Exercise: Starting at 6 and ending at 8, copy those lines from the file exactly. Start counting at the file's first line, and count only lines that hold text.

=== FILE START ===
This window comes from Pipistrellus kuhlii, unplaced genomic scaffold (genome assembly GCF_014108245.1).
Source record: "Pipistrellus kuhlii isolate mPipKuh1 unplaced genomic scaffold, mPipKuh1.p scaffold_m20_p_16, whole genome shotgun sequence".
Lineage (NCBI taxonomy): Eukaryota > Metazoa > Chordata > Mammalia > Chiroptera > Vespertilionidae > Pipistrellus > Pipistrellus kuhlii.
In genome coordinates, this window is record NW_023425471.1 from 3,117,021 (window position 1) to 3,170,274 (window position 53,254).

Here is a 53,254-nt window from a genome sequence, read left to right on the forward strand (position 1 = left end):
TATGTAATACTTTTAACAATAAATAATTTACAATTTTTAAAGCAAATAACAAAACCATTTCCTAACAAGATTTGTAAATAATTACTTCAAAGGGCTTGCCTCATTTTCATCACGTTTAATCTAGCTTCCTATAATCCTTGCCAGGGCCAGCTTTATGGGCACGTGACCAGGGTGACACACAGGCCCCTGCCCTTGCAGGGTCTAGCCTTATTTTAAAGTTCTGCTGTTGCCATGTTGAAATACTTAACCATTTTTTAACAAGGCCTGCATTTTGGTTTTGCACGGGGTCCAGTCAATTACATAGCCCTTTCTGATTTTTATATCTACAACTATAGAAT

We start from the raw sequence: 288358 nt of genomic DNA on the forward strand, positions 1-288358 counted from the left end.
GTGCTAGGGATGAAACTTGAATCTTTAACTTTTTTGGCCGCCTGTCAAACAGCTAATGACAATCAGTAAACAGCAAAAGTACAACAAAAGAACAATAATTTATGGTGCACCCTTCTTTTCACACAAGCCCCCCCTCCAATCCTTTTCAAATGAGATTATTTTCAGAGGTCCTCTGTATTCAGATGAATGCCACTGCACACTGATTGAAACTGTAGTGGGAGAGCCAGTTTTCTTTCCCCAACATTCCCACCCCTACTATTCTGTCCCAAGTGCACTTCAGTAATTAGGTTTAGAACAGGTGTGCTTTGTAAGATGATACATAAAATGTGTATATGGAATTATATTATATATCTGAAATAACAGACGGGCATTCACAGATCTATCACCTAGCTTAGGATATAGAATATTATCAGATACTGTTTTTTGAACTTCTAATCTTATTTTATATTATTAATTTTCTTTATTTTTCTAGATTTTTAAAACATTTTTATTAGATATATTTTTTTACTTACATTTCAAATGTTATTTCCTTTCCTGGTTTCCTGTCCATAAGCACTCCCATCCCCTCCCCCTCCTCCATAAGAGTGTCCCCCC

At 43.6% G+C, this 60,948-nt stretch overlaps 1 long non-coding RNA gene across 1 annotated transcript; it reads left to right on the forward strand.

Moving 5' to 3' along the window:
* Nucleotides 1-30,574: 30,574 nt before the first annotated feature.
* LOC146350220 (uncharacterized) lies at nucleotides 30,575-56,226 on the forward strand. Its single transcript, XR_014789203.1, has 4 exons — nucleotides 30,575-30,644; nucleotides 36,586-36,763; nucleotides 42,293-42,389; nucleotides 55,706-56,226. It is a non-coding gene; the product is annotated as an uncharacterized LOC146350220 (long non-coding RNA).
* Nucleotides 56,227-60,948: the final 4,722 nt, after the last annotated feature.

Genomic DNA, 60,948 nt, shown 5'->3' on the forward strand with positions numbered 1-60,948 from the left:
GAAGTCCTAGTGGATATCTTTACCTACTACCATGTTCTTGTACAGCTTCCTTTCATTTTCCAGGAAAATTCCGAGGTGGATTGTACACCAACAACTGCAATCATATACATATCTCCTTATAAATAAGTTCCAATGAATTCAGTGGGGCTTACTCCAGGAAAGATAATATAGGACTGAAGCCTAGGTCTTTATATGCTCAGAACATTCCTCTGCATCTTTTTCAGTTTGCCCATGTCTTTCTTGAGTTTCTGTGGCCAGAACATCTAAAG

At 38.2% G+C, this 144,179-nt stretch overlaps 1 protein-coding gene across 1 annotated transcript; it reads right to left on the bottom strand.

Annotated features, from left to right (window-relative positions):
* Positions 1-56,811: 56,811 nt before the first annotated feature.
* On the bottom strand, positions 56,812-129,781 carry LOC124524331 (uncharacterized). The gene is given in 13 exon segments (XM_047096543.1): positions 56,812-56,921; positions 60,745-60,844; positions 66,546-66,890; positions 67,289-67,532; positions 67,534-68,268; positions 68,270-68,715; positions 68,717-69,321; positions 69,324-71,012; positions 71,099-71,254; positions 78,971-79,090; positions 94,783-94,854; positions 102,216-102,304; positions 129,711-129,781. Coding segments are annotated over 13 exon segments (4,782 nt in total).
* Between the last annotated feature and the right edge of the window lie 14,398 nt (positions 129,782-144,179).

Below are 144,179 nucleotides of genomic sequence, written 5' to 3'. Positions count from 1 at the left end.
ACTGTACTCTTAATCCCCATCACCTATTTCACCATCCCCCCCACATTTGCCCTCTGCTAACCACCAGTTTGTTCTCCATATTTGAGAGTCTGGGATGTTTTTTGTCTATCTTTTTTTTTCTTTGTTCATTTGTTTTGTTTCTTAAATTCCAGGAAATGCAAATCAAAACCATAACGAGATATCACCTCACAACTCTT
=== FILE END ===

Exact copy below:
TATGTAATACTTTTAACAATAAATAATTTACAATTTTTAAAGCAAATAACAAAACCATTTCCTAACAAGATTTGTAAATAATTACTTCAAAGGGCTTGCCTCATTTTCATCACGTTTAATCTAGCTTCCTATAATCCTTGCCAGGGCCAGCTTTATGGGCACGTGACCAGGGTGACACACAGGCCCCTGCCCTTGCAGGGTCTAGCCTTATTTTAAAGTTCTGCTGTTGCCATGTTGAAATACTTAACCATTTTTTAACAAGGCCTGCATTTTGGTTTTGCACGGGGTCCAGTCAATTACATAGCCCTTTCTGATTTTTATATCTACAACTATAGAAT

We start from the raw sequence: 288358 nt of genomic DNA on the forward strand, positions 1-288358 counted from the left end.
GTGCTAGGGATGAAACTTGAATCTTTAACTTTTTTGGCCGCCTGTCAAACAGCTAATGACAATCAGTAAACAGCAAAAGTACAACAAAAGAACAATAATTTATGGTGCACCCTTCTTTTCACACAAGCCCCCCCTCCAATCCTTTTCAAATGAGATTATTTTCAGAGGTCCTCTGTATTCAGATGAATGCCACTGCACACTGATTGAAACTGTAGTGGGAGAGCCAGTTTTCTTTCCCCAACATTCCCACCCCTACTATTCTGTCCCAAGTGCACTTCAGTAATTAGGTTTAGAACAGGTGTGCTTTGTAAGATGATACATAAAATGTGTATATGGAATTATATTATATATCTGAAATAACAGACGGGCATTCACAGATCTATCACCTAGCTTAGGATATAGAATATTATCAGATACTGTTTTTTGAACTTCTAATCTTATTTTATATTATTAATTTTCTTTATTTTTCTAGATTTTTAAAACATTTTTATTAGATATATTTTTTTACTTACATTTCAAATGTTATTTCCTTTCCTGGTTTCCTGTCCATAAGCACTCCCATCCCCTCCCCCTCCTCCATAAGAGTGTCCCCCC